Limits on Tax-Free Lifetime Gifts

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Limits on Tax-Free Lifetime Gifts

The amount of lifetime gifts that you can give away without being subject to any gift tax is called the lifetime gift tax exemption. As the name implies, these are gifts that you make during your lifetime. However, it is important that you monitor them because they will reduce the estate tax exemption, which is the amount you can leave to your heirs without being required to pay any federal estate tax.

How the Limits Have Changed over the Years

The limits on lifetime exemptions have experienced changes through the years. This year and in future years, the amount of the exemption will be determined by the rate of inflation, and the tax rate will continue to be 40%. Currently, the lifetime gift tax exemption for 2014 is $5,340,000. In 2013, the lifetime gift tax exemption was $5,250,000, according to the stipulations outlined in the American Taxpayer Relief Act, which also authorized an increase in the tax rate to 40%.

In 2012, the lifetime exemption was $5,120,000, and the tax rate was 35%, which was the same rate in 2011, when the exemption amount was $5,000,000. This marks a dramatic increase from the $1,000,000 exemption with a 35% tax rate in 2010. The changes that occurred in the lifetime exemption between 2010 and 2012 resulted from a change in the law as stated in the Tax Relief, Unemployment Insurance Reauthorization and Job Creation Act of 2010.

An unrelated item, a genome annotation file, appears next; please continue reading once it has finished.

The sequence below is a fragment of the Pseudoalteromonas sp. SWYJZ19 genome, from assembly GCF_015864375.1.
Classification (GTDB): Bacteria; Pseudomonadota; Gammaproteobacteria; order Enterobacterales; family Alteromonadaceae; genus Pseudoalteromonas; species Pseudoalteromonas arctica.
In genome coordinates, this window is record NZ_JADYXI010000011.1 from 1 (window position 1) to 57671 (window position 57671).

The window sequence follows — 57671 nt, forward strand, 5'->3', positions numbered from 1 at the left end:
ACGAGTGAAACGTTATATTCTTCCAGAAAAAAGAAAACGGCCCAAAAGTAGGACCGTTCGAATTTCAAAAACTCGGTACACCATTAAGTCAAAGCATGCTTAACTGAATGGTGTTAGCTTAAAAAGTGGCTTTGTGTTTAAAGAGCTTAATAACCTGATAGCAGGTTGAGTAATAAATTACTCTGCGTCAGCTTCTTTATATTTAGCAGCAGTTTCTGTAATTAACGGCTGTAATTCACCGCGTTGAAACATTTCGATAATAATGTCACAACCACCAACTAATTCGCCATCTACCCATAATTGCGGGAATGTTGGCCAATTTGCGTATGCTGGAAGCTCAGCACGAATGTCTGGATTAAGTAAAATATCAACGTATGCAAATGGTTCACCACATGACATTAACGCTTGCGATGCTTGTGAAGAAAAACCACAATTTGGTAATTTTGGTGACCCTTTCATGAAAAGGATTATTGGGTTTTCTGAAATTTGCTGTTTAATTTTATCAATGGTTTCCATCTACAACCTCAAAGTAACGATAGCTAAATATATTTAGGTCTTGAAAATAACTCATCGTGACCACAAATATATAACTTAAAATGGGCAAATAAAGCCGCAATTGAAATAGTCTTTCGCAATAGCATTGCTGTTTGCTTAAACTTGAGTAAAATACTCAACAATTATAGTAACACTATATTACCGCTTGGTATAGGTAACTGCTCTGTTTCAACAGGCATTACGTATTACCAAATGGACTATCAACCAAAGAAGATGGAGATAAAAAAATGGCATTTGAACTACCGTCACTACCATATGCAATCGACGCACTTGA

Projected Increase in Limits for Tax-Free Lifetime Gifts

It was recently revealed that the lifetime exemption will be increased for 2015, to $5,430,000. This represents an increase of $90,000 that you can leave to your heirs without having to pay any taxes. And as a married couple, both the husband and wife can have their own exemption. This means that they will be able to give away $10,860,000 without being subject to tax, provided that they did not previously make any lifetime gifts.

Should I Consult an Attorney?

If you would like advice on how you can avoid estate and gift taxes, and qualify for the lifetime exemption, you should consult an estate planning attorney.

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Last Modified: 10-08-2014 12:50 PM PDT

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